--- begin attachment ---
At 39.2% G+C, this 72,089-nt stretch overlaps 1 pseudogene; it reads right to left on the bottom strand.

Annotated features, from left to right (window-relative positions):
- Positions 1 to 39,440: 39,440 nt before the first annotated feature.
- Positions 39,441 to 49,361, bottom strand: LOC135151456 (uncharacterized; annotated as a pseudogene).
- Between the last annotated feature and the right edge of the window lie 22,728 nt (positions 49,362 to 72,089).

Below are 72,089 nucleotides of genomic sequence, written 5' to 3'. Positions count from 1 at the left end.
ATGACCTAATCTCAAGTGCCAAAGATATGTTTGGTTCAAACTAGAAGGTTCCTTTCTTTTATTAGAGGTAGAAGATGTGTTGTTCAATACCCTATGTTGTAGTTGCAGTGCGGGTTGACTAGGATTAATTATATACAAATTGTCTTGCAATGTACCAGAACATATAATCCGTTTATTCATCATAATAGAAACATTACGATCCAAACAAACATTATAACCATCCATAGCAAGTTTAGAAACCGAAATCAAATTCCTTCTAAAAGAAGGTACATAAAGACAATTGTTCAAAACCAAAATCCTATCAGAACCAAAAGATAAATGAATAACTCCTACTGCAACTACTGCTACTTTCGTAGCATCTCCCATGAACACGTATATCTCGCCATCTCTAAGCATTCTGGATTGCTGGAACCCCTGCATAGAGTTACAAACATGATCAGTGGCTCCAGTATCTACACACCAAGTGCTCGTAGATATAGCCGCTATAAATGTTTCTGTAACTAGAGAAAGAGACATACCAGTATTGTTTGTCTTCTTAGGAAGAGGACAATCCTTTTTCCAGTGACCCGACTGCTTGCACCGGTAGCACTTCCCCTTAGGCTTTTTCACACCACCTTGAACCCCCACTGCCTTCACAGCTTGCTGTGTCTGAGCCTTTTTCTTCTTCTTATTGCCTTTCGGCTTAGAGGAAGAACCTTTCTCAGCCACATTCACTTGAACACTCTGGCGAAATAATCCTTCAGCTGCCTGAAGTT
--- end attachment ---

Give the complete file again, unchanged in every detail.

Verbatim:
At 39.2% G+C, this 72,089-nt stretch overlaps 1 pseudogene; it reads right to left on the bottom strand.

Annotated features, from left to right (window-relative positions):
- Positions 1 to 39,440: 39,440 nt before the first annotated feature.
- Positions 39,441 to 49,361, bottom strand: LOC135151456 (uncharacterized; annotated as a pseudogene).
- Between the last annotated feature and the right edge of the window lie 22,728 nt (positions 49,362 to 72,089).

Below are 72,089 nucleotides of genomic sequence, written 5' to 3'. Positions count from 1 at the left end.
ATGACCTAATCTCAAGTGCCAAAGATATGTTTGGTTCAAACTAGAAGGTTCCTTTCTTTTATTAGAGGTAGAAGATGTGTTGTTCAATACCCTATGTTGTAGTTGCAGTGCGGGTTGACTAGGATTAATTATATACAAATTGTCTTGCAATGTACCAGAACATATAATCCGTTTATTCATCATAATAGAAACATTACGATCCAAACAAACATTATAACCATCCATAGCAAGTTTAGAAACCGAAATCAAATTCCTTCTAAAAGAAGGTACATAAAGACAATTGTTCAAAACCAAAATCCTATCAGAACCAAAAGATAAATGAATAACTCCTACTGCAACTACTGCTACTTTCGTAGCATCTCCCATGAACACGTATATCTCGCCATCTCTAAGCATTCTGGATTGCTGGAACCCCTGCATAGAGTTACAAACATGATCAGTGGCTCCAGTATCTACACACCAAGTGCTCGTAGATATAGCCGCTATAAATGTTTCTGTAACTAGAGAAAGAGACATACCAGTATTGTTTGTCTTCTTAGGAAGAGGACAATCCTTTTTCCAGTGACCCGACTGCTTGCACCGGTAGCACTTCCCCTTAGGCTTTTTCACACCACCTTGAACCCCCACTGCCTTCACAGCTTGCTGTGTCTGAGCCTTTTTCTTCTTCTTATTGCCTTTCGGCTTAGAGGAAGAACCTTTCTCAGCCACATTCACTTGAACACTCTGGCGAAATAATCCTTCAGCTGCCTGAAGTT